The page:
Often times I see great fundraising set the timing up as roughly two weeks for outreach & scheduling, four weeks of meetings where they meet with investors and discuss and negotiate terms, and then four weeks of closing to follow where they get everyone in (or not) in a timely manner and with a final close deadline.
The more you stick to your timing and your guns here, the more that both you and your investors will respect your time, and the more often investors respond more positively.
Send a short pitch deck ahead of the meeting, set expectations that you are asking for funding (qualify)
Have an “ask” and suggested terms for the investment when you meet (see Term Sheet section below)
Plan to hear “No” from all of your early meetings. Knowing this, go to the lower pressure and less significant investors first. Use these meetings to get feedback and become more comfortable on your pitch. Pay attention to what they question, where they get hung up, what they are excited by, how you did well and where you were weaker.
Expect a lot of No’s and failure. Everyone fails most of the time at fundraising, until they don’t.
Celebrate the process of getting good investors to say No. I know this sounds odd, but hear me out. Every successful founder knows how hard fundraising is, myself included.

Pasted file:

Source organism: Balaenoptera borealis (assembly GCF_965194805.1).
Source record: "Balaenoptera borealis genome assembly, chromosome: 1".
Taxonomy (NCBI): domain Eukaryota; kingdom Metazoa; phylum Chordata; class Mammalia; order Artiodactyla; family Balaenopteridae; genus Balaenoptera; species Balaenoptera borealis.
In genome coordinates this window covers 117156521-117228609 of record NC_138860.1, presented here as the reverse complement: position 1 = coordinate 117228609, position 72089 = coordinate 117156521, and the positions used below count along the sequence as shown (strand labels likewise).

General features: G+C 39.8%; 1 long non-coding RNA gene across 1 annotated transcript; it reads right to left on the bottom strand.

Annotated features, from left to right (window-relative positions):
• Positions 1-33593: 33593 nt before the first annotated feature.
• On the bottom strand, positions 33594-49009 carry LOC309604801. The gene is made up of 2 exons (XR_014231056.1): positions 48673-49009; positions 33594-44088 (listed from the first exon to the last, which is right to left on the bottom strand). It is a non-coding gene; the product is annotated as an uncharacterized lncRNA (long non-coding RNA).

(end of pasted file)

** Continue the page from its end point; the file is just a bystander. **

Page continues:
To feel better about myself in the fundraising process, I developed a strange and unusual “ritual” that I took up in order to not feel as deflated at difficult points in the fundraising process.
My ritual? I make a point of it to celebrate how many “No’s” I received. I actually look over the long list of all the investors who have passed in one long spreadsheet. Looking at this, I positively acknowledge myself for the hard work, time, and toughness it has taken to get this many meetings and hear this many “No’s.”
I also remind myself that this is part of what success looks like — getting in front of lots of great investors while knowing that I will likely hear 15–30 No’s for every one “Yes” early on.
Use Equity Crowdfunding To Reach Investors
Early stage funding across angel and venture capital is moving online. As little as two to three years ago it was against the law to raise funding for your startup online. But today there are new opportunities and new laws that allow you to raise money online from angels, VCs, and even everyday smaller investors.
My recommendation to any startup founder is this — first start by raising funding more traditionally offline and aim as high as you can to build great direct investor relationships. Get a strong investor or two in if you can first — as they bring strong follow on interest once you’re on an equity crowdfunding platform.
Then… look to leverage what you’re already doing with an equity crowdfunding platform that works with high net worth investors first (accrediteds). Reason being, you won’t have to spend much in the way of added cost, time, or legal resources to put your company out to accredited investors (meanwhile, with non-accredited investor platforms it is a longer and more complex and expensive process).